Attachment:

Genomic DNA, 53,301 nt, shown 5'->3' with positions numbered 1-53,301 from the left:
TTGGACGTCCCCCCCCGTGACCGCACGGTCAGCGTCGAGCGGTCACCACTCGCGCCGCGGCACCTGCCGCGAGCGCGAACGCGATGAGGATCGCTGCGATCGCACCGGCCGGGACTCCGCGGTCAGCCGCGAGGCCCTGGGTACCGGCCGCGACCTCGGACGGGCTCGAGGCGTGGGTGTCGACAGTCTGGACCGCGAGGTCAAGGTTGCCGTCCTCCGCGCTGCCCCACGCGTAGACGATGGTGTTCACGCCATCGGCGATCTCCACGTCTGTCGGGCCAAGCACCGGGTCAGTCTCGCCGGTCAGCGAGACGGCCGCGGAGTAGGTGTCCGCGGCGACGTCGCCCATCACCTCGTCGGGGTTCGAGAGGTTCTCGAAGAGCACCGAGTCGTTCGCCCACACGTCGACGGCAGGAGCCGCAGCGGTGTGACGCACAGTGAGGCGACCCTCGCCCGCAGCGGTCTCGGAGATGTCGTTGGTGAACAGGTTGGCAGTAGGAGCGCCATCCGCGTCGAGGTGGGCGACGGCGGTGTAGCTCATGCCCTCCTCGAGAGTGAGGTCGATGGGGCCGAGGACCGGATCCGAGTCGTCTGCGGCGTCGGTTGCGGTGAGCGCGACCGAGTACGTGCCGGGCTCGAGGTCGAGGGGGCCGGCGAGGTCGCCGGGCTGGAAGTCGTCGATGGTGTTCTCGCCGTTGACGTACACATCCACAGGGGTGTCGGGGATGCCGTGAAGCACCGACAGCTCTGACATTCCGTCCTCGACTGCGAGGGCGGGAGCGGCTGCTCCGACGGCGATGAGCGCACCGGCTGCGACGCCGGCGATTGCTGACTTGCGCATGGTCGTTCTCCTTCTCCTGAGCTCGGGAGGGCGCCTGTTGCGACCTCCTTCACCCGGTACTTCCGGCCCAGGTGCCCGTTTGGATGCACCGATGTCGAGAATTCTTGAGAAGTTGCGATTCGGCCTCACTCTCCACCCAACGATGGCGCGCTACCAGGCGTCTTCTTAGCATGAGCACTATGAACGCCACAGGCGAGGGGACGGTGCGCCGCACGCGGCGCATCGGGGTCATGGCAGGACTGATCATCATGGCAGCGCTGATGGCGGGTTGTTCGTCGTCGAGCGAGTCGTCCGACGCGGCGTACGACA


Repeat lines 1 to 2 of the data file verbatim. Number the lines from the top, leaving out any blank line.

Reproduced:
Genomic DNA, 53,301 nt, shown 5'->3' with positions numbered 1-53,301 from the left:
TTGGACGTCCCCCCCCGTGACCGCACGGTCAGCGTCGAGCGGTCACCACTCGCGCCGCGGCACCTGCCGCGAGCGCGAACGCGATGAGGATCGCTGCGATCGCACCGGCCGGGACTCCGCGGTCAGCCGCGAGGCCCTGGGTACCGGCCGCGACCTCGGACGGGCTCGAGGCGTGGGTGTCGACAGTCTGGACCGCGAGGTCAAGGTTGCCGTCCTCCGCGCTGCCCCACGCGTAGACGATGGTGTTCACGCCATCGGCGATCTCCACGTCTGTCGGGCCAAGCACCGGGTCAGTCTCGCCGGTCAGCGAGACGGCCGCGGAGTAGGTGTCCGCGGCGACGTCGCCCATCACCTCGTCGGGGTTCGAGAGGTTCTCGAAGAGCACCGAGTCGTTCGCCCACACGTCGACGGCAGGAGCCGCAGCGGTGTGACGCACAGTGAGGCGACCCTCGCCCGCAGCGGTCTCGGAGATGTCGTTGGTGAACAGGTTGGCAGTAGGAGCGCCATCCGCGTCGAGGTGGGCGACGGCGGTGTAGCTCATGCCCTCCTCGAGAGTGAGGTCGATGGGGCCGAGGACCGGATCCGAGTCGTCTGCGGCGTCGGTTGCGGTGAGCGCGACCGAGTACGTGCCGGGCTCGAGGTCGAGGGGGCCGGCGAGGTCGCCGGGCTGGAAGTCGTCGATGGTGTTCTCGCCGTTGACGTACACATCCACAGGGGTGTCGGGGATGCCGTGAAGCACCGACAGCTCTGACATTCCGTCCTCGACTGCGAGGGCGGGAGCGGCTGCTCCGACGGCGATGAGCGCACCGGCTGCGACGCCGGCGATTGCTGACTTGCGCATGGTCGTTCTCCTTCTCCTGAGCTCGGGAGGGCGCCTGTTGCGACCTCCTTCACCCGGTACTTCCGGCCCAGGTGCCCGTTTGGATGCACCGATGTCGAGAATTCTTGAGAAGTTGCGATTCGGCCTCACTCTCCACCCAACGATGGCGCGCTACCAGGCGTCTTCTTAGCATGAGCACTATGAACGCCACAGGCGAGGGGACGGTGCGCCGCACGCGGCGCATCGGGGTCATGGCAGGACTGATCATCATGGCAGCGCTGATGGCGGGTTGTTCGTCGTCGAGCGAGTCGTCCGACGCGGCGTACGACA